I love Pentecost.
This is not necessarily “normal” for Lutherans. Lutherans, similar to most ‘mainline’ Christian denominations, are intimidated by the Holy Spirit because we do not know what to do with it.
I have recently shared that Jesus was a radical teacher, however Jesus is ‘safe’ and essentially predictable in his words, teachings to the disciples, and actions.
The Holy Spirit, however, is an entirely different ball game. The Holy Spirit cannot be confined, contained, or controlled because it is too spirited, bold, and courageous… dare I say ‘feisty’. I love it, but we do not know how to deal with it.
Since we do not know how to deal with it, one Sunday a year we ‘let’ the Holy Spirit loose in our churches. It is the festival of Pentecost, thus we decorate with the color of red and the images of flames because fire is a perfect symbol/image for the Holy Spirit and its unpredictability.
While in Seminary, we have a systematic theology course that explores the systematic and organized composition of our beliefs and teachings as a tradition. The pattern used, which can indicate the hierarchy of importance, is not foreign as we mirror it weekly in the Creed (Apostles’ or Nicene):
- I believe in God the Father…
- I believe in Jesus Christ (God the Son)…
- I believe in the Holy Spirit… and all the “other” things.
During this course, the professor divided us into small groups and assigned each a theological subject to debate its merit in relation to the other subjects in a single elimination bracket. In essence, each small group sought to prove their subject as the “core” of our theology. My group was the Holy Spirit, we thought the final 4 was possible but doubted the “championship”.
Well… the Holy Spirit won that day, even in a room of Lutherans (voting).
(I will explain ‘how’ in a moment, hang on)
This experience is linked with a conversation in another course. We were again in small groups discussing the Holy Trinity: God the Father, God the Son, and the Holy Spirit. Although these 3-persons are one and equal, these 3-persons are different (perhaps, THE mystery of faith). It is a challenge to teach, preach, and incorporate a balanced Trinity in congregational life.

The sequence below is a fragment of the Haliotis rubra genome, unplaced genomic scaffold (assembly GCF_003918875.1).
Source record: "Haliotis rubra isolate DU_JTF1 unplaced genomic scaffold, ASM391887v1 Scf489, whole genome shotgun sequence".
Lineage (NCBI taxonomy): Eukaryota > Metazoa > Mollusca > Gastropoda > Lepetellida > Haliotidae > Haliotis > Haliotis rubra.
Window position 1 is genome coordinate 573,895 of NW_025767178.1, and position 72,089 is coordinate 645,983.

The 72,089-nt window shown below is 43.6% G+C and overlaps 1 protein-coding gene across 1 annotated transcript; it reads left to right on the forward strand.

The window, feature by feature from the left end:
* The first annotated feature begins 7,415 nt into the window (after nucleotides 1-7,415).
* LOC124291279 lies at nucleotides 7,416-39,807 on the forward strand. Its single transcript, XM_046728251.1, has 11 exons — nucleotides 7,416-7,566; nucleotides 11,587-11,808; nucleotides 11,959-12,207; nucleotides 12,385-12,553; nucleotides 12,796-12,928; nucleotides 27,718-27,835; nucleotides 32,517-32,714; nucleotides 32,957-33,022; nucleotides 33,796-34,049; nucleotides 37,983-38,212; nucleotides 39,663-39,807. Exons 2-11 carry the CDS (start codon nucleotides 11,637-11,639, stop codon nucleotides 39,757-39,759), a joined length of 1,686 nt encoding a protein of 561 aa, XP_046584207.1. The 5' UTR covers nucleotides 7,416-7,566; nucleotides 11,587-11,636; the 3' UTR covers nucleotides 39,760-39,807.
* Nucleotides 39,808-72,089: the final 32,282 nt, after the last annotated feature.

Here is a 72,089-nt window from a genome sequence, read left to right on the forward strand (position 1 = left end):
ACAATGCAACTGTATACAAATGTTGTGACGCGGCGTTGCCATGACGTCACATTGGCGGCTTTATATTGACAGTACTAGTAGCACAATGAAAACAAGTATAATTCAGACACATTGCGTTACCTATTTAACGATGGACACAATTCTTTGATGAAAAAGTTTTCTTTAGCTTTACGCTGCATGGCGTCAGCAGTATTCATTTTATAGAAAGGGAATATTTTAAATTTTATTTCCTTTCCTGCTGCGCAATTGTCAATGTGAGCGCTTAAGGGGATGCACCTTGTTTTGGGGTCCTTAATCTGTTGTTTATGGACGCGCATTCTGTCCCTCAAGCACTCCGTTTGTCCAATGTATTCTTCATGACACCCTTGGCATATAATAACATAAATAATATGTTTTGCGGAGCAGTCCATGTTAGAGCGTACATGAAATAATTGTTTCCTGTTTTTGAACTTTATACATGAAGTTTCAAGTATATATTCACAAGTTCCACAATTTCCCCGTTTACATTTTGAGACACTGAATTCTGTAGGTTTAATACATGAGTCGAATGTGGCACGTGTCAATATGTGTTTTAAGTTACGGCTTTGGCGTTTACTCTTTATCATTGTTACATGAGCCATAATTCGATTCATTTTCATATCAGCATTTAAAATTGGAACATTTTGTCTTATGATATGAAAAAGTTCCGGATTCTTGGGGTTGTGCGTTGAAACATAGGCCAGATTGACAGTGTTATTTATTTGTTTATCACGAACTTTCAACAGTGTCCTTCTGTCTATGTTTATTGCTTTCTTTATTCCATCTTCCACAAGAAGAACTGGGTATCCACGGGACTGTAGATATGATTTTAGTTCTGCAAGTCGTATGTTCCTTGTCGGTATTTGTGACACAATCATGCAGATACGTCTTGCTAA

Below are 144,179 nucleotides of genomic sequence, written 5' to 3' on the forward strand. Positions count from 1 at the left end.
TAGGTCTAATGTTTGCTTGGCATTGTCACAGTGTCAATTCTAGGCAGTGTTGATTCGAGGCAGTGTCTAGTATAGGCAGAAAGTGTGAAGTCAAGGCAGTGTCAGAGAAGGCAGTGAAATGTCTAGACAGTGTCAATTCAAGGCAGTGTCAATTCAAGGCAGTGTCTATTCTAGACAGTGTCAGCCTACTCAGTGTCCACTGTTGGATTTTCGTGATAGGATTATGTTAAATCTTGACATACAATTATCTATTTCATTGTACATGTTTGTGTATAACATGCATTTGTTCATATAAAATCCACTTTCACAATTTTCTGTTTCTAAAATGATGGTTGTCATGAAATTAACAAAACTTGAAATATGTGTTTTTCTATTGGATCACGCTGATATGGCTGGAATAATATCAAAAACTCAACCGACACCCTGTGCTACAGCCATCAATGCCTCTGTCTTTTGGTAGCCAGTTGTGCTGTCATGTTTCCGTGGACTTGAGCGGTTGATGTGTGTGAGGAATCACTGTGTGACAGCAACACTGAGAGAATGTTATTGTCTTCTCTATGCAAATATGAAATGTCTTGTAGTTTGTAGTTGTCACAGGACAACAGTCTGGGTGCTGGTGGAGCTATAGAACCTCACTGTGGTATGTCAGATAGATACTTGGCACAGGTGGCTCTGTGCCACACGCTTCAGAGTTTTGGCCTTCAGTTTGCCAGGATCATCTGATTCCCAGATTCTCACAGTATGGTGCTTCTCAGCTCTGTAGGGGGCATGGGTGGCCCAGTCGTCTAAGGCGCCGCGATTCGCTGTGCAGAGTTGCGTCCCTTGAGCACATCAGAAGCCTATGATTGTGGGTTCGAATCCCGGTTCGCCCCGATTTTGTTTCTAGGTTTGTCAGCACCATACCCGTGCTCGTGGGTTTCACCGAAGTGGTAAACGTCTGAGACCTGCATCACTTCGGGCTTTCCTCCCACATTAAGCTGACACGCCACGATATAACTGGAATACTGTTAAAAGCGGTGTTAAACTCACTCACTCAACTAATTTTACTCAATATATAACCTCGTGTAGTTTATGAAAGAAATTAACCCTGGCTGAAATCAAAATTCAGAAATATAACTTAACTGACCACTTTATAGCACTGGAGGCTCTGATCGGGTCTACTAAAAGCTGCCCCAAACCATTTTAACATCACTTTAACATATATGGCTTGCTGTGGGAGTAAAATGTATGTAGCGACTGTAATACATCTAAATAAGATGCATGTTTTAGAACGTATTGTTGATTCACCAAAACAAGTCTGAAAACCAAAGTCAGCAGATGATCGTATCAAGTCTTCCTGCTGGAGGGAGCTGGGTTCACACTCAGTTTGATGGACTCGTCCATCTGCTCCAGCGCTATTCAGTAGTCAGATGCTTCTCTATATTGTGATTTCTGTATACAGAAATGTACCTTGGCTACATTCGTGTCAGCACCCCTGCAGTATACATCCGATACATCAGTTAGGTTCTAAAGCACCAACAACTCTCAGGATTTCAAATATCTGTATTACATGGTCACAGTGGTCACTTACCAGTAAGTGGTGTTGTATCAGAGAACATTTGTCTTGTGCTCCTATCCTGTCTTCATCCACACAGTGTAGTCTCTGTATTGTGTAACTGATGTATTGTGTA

A classmate/colleague was arguing that we, Lutherans, proclaim the Trinity “right” because it is balanced while Baptists and Pentecostals put too heavy of an emphasis on the Holy Spirit. I could not remain silent, causing trouble with the unpopular opinion but necessary point that we, Lutherans, are guilty of the same charge. We do not have a balanced Trinity, but instead of it being unbalanced towards the Holy Spirit it is unbalanced with an emphasis on Christ.
We, Lutherans, can benefit by learning from our brothers and sisters in the Spirit-filled traditions, because I will share with you the winning allegory and reason that proved the Holy Spirit’s worth… it is the MOTOR.
Where is your car (and you) going to go without a motor? Nowhere!
You are going nowhere (and nowhere fast) without a motor.
Jesus, in the Gospel of Luke, travels and is guided from one community to another, as well as one stage of his ministry to the next, ALWAYS led by the Holy Spirit. The Holy Spirit led Jesus. The Holy Spirit was the drive, the motivation, the motor behind Jesus’ entire ministry.
On this festival of Pentecost, we (as the Church) receive that same Spirit which is why I love Pentecost. The Holy Spirit is the motor that drives us, the Church, forward.
Note: After the service, I was reminded that I was both confirmed and ordained on Pentecost.